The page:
Are profits from FOREX Trading taxable in Singapore?

Last updated on January 16th, 2018

Is the income from FOREX trading taxable in Singapore? In fact, what about the profits from other financial instrument (binary options, futures, etc.)?

For anyone currently or is interested to enter Forex trading, I hope you’ve at least given this question a thought as it proves that you’re in it for the long term. This post will help you answer some of the questions I have myself when I started getting serious in FX trading! And save you some time looking around the web 🙂

Is Forex Trading Taxable by AuthoritiesAfter heck of research online to check out if my profits from Forex Trading are taxable, I have came out with a couple of conclusions and findings. It’s quite obvious that consistent FX traders will start to get curious about if they would be taxed of their income or if there are any regulations to income from trading these instruments:


The conclusion?

To simply put, yes and no. It’s definitely a grey zone if you’re trading full time for income (or if you trade by thousands of lots frequently), in which IRAS will have the final say in that case…
However, if you were to treat it as a ‘side/supplementary income’, it will not be taxable as it will then be considered a personal investment! (one good factor to trade in Singapore 😉

As stated by IRAS:

Gains from Sale of Shares and Financial Instruments
Generally, profits or losses derived from the buying and selling of shares or other financial instruments are viewed as personal investments.
These profits are capital gains and are not taxable. You need not report such gains in your tax return.

When is it taxable
To determine whether an individual is trading, factors such as the frequency and volume of transactions, the interval between the purchase and sale, and the manner of financing the purchase of shares, will be taken into consideration.
The three circumstances factors above alone do not determine whether the gains are taxable.–Shares-and-Financial-Instruments/

As stated by MOF:

Tax Treatment of Singapore-Sourced Investment Income
The following Singapore-sourced income derived by any individual on or after 1 Jan 2004 will be exempt from income tax:
i. any interest from debt securities;
ii. any discount from debt securities which mature within one year from the date of issue of those securities;
iii. any income from an annuity, except income from –
A. any annuity purchased by the employer of an individual in lieu of any pension or other benefit payable during his employment or upon his retirement; and
B. any annuity purchased under SRS;
iv. any income from any life insurance policy, except any sum realised under any insurance against loss of profits;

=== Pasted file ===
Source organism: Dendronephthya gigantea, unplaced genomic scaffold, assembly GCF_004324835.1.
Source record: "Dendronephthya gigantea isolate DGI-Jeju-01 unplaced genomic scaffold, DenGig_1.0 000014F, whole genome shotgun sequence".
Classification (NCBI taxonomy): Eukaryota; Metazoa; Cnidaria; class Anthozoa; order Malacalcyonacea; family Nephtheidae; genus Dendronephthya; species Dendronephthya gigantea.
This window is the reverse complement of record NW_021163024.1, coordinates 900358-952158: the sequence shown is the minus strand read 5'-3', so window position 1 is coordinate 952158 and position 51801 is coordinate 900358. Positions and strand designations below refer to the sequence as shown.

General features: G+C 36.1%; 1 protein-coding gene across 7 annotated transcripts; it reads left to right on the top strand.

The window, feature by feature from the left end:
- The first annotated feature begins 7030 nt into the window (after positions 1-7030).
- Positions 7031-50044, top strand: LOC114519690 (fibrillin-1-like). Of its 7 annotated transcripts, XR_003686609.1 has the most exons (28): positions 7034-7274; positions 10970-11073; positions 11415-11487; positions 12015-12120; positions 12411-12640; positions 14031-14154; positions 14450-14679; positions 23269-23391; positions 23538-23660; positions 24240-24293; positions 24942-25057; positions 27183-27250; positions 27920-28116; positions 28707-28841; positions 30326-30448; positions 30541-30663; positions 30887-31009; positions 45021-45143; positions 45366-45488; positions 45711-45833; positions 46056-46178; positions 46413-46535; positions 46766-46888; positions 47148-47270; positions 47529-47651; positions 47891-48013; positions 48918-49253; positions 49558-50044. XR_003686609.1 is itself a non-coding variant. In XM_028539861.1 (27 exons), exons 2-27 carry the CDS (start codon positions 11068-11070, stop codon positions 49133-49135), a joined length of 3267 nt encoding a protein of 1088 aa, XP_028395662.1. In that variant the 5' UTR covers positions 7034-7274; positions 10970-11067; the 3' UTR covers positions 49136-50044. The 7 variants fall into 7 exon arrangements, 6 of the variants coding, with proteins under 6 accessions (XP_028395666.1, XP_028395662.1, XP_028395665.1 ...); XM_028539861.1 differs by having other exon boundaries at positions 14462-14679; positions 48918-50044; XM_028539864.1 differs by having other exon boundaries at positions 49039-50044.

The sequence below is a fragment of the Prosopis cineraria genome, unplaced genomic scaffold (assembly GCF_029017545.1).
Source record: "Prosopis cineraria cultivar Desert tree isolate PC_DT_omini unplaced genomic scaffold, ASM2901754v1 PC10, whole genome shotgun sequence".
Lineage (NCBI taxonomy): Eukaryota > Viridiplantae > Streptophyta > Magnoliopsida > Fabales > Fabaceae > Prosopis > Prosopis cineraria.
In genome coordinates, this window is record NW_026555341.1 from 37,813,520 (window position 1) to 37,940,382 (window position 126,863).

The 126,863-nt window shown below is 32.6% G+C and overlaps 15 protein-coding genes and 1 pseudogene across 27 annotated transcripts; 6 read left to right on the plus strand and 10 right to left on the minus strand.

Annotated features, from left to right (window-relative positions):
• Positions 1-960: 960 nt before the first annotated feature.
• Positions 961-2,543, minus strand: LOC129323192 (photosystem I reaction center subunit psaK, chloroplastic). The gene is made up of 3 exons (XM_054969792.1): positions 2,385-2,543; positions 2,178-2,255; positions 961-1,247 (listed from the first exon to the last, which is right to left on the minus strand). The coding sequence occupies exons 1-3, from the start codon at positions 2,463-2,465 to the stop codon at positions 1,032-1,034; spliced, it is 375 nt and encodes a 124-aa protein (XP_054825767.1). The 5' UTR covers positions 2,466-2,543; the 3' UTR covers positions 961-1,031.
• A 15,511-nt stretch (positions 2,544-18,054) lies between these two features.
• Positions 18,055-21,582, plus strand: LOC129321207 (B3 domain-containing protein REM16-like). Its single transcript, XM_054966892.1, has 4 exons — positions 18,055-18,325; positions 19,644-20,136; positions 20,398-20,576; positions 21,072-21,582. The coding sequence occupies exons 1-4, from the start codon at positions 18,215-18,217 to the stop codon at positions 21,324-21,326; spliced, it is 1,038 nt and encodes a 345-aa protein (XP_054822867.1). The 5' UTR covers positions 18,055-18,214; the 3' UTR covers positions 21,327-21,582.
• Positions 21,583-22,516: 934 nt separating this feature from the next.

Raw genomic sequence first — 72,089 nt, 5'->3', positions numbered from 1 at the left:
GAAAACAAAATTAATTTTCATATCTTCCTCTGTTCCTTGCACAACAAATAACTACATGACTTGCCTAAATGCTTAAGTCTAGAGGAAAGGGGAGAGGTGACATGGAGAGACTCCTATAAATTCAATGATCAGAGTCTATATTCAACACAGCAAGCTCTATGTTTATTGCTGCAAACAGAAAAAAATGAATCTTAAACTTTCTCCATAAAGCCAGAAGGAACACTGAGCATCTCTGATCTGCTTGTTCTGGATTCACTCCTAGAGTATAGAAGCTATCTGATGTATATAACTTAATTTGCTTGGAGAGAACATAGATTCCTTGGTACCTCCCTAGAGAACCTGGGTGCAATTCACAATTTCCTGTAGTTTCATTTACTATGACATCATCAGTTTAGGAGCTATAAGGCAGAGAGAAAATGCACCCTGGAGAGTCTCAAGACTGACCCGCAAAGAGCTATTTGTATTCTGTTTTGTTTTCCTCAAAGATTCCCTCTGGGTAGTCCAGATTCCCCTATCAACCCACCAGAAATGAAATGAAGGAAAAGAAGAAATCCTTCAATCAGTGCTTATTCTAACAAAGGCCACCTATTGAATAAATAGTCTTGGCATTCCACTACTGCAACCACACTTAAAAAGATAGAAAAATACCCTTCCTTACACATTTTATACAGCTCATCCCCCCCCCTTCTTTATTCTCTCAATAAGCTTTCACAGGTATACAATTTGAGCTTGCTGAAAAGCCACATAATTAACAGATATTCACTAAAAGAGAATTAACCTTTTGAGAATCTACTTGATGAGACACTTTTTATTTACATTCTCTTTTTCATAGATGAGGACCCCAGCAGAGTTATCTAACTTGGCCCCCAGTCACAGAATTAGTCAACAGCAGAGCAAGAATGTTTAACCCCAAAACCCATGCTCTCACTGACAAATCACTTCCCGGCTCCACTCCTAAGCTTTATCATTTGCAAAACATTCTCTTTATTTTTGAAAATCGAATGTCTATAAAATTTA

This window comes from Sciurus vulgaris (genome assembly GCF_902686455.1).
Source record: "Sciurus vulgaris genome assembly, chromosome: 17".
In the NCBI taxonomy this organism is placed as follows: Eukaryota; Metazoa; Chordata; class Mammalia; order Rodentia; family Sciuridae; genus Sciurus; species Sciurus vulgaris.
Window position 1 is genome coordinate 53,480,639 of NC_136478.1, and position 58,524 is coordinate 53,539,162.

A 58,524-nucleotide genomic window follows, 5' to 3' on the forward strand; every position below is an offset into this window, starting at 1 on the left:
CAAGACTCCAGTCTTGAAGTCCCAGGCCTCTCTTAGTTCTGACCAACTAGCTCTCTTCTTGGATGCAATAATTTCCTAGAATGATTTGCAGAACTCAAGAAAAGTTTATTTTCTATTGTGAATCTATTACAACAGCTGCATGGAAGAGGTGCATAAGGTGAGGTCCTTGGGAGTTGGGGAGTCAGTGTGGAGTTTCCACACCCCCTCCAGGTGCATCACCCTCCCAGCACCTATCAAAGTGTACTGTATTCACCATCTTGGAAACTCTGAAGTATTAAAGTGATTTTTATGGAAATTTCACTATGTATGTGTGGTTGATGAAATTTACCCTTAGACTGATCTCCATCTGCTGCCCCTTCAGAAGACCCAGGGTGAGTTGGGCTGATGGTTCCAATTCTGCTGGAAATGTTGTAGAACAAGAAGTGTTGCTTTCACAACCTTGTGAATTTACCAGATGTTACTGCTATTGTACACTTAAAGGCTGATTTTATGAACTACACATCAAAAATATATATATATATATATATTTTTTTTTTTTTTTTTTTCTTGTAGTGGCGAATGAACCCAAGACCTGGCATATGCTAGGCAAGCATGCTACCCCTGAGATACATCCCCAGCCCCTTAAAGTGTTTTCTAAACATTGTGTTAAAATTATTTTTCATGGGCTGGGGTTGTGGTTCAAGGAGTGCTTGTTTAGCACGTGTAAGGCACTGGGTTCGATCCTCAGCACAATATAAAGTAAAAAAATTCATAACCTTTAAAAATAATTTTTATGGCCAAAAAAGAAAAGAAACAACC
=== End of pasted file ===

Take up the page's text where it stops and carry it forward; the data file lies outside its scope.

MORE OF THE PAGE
v. any distribution made by any collective investment scheme constituted as a unit trust (including real estate investment trust) authorised under section 286 of the Securities and Futures Act (Cap. 289), that is income or deemed to be income of the individual, except distributions made out of Singapore dividends from which tax is deducted or deductible under section 44; and
vi. any fee or compensatory payment from securities lending or repurchase arrangements.


Let’s step up the game. Now, what if you use an overseas brokerage?

Again, what if you use an overseas brokerage or financial institute for your trading and gained a huge sum of profits? Are they taxable at all? Do you have to report anything?
Based on Inland Revenue Authority of Singapore and Singapore Ministry of Finance, it seems like all personal investments and income received on or after 1st January 2004 are exempted from income tax. You don’t even need to declare them. Sounds like a plan, guys? 😛

As stated by IRAS:

Taxable and Non-Taxable Income
All income earned in or derived from Singapore is chargeable to income tax.
Generally, overseas income received in Singapore on or after 1 Jan 2004 is not taxable, except in some circumstances. Please refer to Overseas Income Received in Singapore for more details.

Income earned may come from different sources such as:
– Employment
– Trade, Business, Profession or Vocation
– Property or Investments
– Other Sources (e.g. annuities, royalties, winnings or estate or trust income)–What-is-Not/

As stated by MOF:

Tax Treatment of Foreign Source Income
Any income arising from sources outside Singapore and received in Singapore on or after 1 Jan 2004 by an individual (other than partners of a partnership) is exempt from income tax.


Been around a month since my last post as I thought of writing more meaningful and informative posts where readers will learn and feel something new every time. Hope this does it? Haha. Comment and subscribe to this blog to receive my next post in your inbox straight away, for free 🙂

And lastly, hope you have had a great weekend! Happy Vesak Day !

The Independent Abecedarian


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